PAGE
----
Florida Rheumatologist and Immunologist Dr. Guillermo Valenzuela Offers Advice on Turning Your Office Into a Pain-Free Zone
Your hands ache and tingle, your back has shooting pain, your wrists hurt and your elbows feel as if you could not lift them any higher. If this sounds like you after a day of work, then you could be experiencing ergonomic issues that are keeping you from working at your best.
“When we work, there is often a divide between how we move and how our bodies are meant to move,” says Guillermo Valenzuela, M.D., F.A.C.R., a Florida-based rheumatologist and immunologist with Integral Rheumatology & Immunology Specialists in Plantation, Fla. “This can lead to many rheumatology concerns, including arthritis and carpal tunnel syndrome.”
While your carpal tunnel is not one you can actually drive through, the tunnel is a passageway that houses nerves and tendons. If this passageway becomes inflamed from overuse or excess wear and tear, you experience tingling, numbness and/or pain in your fingers, especially the first three fingers.
Although Dr. Valenzuela offers treatments to restore function and reduce pain in your wrists, he also says that prevention is truly the best first-line resource against carpal tunnel. Also keep in mind that ergonomic issues are just one contributing factor to carpal tunnel -- arthritis, inflammatory conditions and metabolic diseases can also cause the condition.
While “Take Dr. Valenzela to Work Today” is not a holiday, he does offer advice to his patients concerning the appropriate settings for your work chair, positioning for your keyboard and height of your work screen. Whether you realize it or not, each of these aspects play a part in your hand and wrist pain. Take Dr. Valenzuela’s tips for an office makeover that doesn’t require painting or major furniture purchases (unless, of course, you want to make them).
Watch How You Mouse
Does stress have you keeping a death grip on your mouse? Lighten up, and you’ll also lighten up your wrist pain. As you work, look at where you are moving your mouse from. Instead of moving your wrist back and forth, focus on moving your forearm from your elbow instead. Keeping your wrist in a neutral and straight position can help prevent discomfort.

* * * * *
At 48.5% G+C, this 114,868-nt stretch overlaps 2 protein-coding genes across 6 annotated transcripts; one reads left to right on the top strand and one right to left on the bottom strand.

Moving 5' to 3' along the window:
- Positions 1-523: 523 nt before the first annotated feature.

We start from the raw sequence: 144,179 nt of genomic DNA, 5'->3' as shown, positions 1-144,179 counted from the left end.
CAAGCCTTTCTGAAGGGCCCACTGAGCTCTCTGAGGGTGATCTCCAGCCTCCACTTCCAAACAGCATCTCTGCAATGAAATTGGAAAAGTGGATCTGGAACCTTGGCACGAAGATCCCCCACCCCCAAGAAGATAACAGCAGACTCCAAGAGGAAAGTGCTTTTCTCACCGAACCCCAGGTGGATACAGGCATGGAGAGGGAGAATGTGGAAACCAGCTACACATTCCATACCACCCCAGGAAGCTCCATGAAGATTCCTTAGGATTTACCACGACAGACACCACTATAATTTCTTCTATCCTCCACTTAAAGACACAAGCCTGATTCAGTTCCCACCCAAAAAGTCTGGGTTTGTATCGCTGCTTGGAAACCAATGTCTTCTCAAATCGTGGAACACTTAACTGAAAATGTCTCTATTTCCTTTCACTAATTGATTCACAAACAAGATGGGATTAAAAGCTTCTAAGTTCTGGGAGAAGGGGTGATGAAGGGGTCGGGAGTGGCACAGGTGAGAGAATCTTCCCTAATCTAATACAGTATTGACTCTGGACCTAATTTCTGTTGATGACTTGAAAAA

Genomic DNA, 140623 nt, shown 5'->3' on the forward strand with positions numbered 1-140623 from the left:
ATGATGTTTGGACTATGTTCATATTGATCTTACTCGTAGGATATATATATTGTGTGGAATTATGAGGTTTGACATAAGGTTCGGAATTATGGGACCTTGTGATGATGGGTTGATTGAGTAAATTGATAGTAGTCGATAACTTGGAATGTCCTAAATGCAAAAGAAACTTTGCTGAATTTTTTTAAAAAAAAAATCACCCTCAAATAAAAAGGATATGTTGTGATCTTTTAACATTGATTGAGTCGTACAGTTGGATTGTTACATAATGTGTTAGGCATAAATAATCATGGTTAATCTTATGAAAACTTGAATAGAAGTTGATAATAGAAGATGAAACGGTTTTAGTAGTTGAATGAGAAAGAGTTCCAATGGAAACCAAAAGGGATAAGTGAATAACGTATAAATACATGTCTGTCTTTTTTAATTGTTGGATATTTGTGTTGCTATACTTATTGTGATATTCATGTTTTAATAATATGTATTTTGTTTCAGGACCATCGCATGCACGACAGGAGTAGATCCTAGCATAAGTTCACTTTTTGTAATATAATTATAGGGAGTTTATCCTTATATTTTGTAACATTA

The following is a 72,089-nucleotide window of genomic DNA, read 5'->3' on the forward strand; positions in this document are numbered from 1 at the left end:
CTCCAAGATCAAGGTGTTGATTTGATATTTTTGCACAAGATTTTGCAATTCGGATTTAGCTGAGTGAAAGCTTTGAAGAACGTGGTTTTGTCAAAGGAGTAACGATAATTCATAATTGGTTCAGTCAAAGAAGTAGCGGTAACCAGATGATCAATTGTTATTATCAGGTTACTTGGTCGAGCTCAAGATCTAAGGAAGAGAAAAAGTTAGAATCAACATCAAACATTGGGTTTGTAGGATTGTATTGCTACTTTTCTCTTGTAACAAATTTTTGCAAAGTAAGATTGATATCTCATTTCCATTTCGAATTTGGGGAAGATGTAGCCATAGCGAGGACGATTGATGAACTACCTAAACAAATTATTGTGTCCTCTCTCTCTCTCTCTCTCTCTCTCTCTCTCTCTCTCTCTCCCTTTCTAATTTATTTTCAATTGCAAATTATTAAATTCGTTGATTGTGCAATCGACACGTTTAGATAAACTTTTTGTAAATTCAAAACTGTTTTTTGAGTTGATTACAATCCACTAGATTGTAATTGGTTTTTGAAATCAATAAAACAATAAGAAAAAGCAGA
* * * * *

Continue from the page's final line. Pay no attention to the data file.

In terms of tools, a mouse that is symmetrical, or rounded on all sides, is preferable to a curved mouse that puts your hand and wrist in an awkward position. If possible, place the mouse on a slightly angled surface to the side of your keyboard. The worst positioning is the most common one -- with the mouse flat on a surface to your keyboard’s side.
Put Your Keyboard In Its Place
Keyboards that cause you to angle your forearms upward put extra strain on your wrist and elbows. This creates what seems like an open invitation for wrist aches and pains. A better position is a neutral or even slightly downward option. This takes the pressure off your wrists and allows your arms to rest more comfortably at your sides.
Take a Break and Stretch
Dr. Valenzuela consistently sees professionals from all fields who are constantly using their hands for typing or with tools, yet never take a break throughout a long work day. Giving your wrists a break -- even if just for 30 seconds to a minute -- can make a big difference between wrist discomfort and a pain-free work day.
Seek Help When Needed
Dr. Valenzuela has helped countless patients from all around the world find relief from carpal tunnel, arthritis and osteoporosis, particularly complicated cases where patients have not found relief with other interventions. His office is home to state-of-the-art imaging technology, and he and his team are constantly performing clinical trials researching new treatments.
“When patients feel like they have tried everything to resolve their symptoms, but the pain continues, it’s time to make a doctor’s appointment,” Dr. Valenzuela says. “So many patients live with the pain or brush it aside when I could be helping them finally find relief.”
Dr. Valenzuela practices at Integral Rheumatology & Immunology Specialists in Plantation, Florida. For more information or to make an appointment, please call (954) 476-2338. You can also visit his website at www.valenzuelarheumatology.com. Dr. Valenzuela regularly updates his Twitter account with useful tips. Follow him at @Dr_ValenzuelaMD to learn more.